Show that there is either an increasing sequence or a decreasing sequence of points $x_n$ in A with $lim_{n\rightarrow \infty} x_n=a$.
Let a be a set accumulation point $A$ subset of $\mathbb{R}$. Show that there is either an increasing sequence or a decreasing sequence of points $x_n$ in A with $lim_{n\rightarrow \infty} x_n=a$.
Could I have an answer in detail (especially the build of that sequences), please?
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Could you rewrite the proof, just in the first case, and build xn1, xn2 and xn3 explicitly, please? (Specially, I didn't get how does 1/n(k+1)<xn(k+1)a works )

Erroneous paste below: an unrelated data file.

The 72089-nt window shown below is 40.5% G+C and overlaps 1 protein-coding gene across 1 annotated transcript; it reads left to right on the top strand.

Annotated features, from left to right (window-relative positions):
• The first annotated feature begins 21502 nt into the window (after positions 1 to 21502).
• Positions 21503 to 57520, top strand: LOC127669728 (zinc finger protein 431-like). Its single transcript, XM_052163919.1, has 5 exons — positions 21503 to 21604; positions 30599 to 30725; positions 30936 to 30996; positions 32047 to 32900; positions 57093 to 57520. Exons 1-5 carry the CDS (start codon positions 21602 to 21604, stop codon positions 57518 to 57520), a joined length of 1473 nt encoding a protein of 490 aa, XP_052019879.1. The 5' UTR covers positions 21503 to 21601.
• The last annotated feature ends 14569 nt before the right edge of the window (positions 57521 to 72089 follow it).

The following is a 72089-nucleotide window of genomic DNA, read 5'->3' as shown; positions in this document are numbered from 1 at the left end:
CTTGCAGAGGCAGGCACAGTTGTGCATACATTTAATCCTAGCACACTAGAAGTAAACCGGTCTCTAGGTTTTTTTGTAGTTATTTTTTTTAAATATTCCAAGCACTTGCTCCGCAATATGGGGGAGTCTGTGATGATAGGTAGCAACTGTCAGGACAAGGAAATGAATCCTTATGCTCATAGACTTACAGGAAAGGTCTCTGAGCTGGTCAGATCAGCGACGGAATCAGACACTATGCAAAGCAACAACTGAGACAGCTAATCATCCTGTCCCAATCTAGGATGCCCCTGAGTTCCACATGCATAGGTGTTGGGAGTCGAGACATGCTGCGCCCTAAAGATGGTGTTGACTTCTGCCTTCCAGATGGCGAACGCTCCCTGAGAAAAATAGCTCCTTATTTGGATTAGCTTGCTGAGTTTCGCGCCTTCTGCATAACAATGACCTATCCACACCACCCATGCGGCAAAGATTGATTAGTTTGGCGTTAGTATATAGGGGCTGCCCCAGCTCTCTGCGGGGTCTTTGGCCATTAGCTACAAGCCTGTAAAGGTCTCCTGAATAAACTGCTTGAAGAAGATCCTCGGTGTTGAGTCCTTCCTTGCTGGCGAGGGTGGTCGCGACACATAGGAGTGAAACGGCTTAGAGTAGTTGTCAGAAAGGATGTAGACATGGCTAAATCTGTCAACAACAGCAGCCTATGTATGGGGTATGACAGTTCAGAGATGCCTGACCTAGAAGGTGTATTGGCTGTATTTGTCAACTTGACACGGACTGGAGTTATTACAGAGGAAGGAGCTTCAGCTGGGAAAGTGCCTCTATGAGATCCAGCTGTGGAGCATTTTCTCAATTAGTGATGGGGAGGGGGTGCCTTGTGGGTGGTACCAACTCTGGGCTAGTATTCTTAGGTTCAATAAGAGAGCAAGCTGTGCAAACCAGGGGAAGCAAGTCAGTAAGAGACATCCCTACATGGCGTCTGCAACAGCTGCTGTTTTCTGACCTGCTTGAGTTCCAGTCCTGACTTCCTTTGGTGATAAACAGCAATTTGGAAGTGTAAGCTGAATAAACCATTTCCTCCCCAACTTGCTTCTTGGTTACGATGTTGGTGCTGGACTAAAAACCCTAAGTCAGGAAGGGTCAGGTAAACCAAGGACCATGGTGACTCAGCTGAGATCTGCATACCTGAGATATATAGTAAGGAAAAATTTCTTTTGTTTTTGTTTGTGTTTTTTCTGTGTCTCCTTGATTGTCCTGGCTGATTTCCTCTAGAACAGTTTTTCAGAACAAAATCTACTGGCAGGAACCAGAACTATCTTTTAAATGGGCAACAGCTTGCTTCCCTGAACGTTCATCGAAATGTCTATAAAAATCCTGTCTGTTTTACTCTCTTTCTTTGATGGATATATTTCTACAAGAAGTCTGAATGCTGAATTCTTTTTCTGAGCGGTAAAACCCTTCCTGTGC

The answer is accepted.
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